Antibiotic resistance in 2016: 5 biggest developments

Bacteria growing resistant to antibiotics has been a looming threat for years — resistance to penicillin showed up before the 1950s, and methicillin-resistant Staphylococcus aureus was first discovered in the U.S. in 1968, according to a piece in Pharmacy & Therapeutics. However, 2016 just may have been the year the tipping point in the crisis was reached.

 

The following are five of the biggest happenings in the realm of antibiotic resistance in the last year, listed chronologically.

1. The CDC and the American College of Physicians kicked off 2016 by publishing new clinical guidelines in January that address antibiotic stewardship and physician mishandling of antibiotic testing and prescription.

2. A group of organizations including the National Quality Forum and the CDC released a guide titled "Antibiotic Stewardship in Acute Care: A Practical Playbook" in May as a way to help hospitals implement successful programs. A survey found less than 40 percent of hospitals had implemented seven core elements of a successful stewardship program.

3. Shortly thereafter, news broke that a strain of E. coli resistant to colistin — the antibiotic of last resort — was found in the U.S. in a human for the first time. This discovery prompted CDC Director Tom Frieden, MD, to say the "end of the road isn't very far away for antibiotics."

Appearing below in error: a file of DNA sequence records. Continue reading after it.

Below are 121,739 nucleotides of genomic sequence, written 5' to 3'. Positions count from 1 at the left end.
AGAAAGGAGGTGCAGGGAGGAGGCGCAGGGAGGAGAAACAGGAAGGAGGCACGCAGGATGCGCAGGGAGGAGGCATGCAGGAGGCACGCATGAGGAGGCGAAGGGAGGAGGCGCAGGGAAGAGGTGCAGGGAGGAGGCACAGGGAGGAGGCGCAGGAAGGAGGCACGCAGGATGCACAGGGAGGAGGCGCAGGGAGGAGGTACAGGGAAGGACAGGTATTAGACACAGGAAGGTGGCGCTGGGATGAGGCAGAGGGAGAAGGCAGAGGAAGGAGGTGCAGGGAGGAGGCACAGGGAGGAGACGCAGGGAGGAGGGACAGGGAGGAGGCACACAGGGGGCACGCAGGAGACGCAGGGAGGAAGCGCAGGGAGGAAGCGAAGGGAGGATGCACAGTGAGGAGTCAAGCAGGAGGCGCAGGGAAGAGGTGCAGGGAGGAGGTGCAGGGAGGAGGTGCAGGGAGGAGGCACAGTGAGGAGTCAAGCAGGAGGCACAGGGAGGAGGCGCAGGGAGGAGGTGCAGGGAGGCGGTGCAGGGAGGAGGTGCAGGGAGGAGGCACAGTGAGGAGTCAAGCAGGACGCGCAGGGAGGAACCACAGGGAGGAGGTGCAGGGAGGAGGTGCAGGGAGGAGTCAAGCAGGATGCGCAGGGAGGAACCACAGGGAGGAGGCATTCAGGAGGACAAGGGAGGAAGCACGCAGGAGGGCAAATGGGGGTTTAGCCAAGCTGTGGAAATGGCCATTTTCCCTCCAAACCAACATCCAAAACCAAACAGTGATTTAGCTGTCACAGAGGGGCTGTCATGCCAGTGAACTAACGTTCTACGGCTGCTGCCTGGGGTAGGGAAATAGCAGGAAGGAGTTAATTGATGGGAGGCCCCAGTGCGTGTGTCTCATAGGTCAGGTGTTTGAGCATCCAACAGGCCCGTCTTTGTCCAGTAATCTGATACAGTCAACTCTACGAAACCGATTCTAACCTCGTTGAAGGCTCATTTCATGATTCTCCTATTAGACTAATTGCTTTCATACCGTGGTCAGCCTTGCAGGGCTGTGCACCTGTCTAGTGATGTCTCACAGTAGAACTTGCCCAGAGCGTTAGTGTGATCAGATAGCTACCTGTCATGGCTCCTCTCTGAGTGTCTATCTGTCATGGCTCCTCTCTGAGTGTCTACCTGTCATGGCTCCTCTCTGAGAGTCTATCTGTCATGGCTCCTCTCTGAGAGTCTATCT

Since that infection, at least three other such strains have been discovered in the U.S.

4. CMS and the Joint Commission took action in 2016 to fight antibiotic resistance. In June, CMS released a proposed rule change to its Conditions of Participation that would require hospitals to implement antibiotic stewardship programs to participate in Medicare and Medicaid. Not long after, in July, the Joint Commission announced a new medication management accreditation standard that addresses antimicrobial stewardship policies in hospitals and nursing care centers. That standard is effective Jan. 1.

5. In September, the United Nations held a historic meeting on how to curb the growth of antibiotic resistance. The meeting was the fourth time the U.N. General Assembly had discussed a health-related issue. It culminated in all 193 member states pledging commitment to the "Global Action Plan on Antimicrobial Resistance," which was developed in 2015 by the World Health Organization and other groups.

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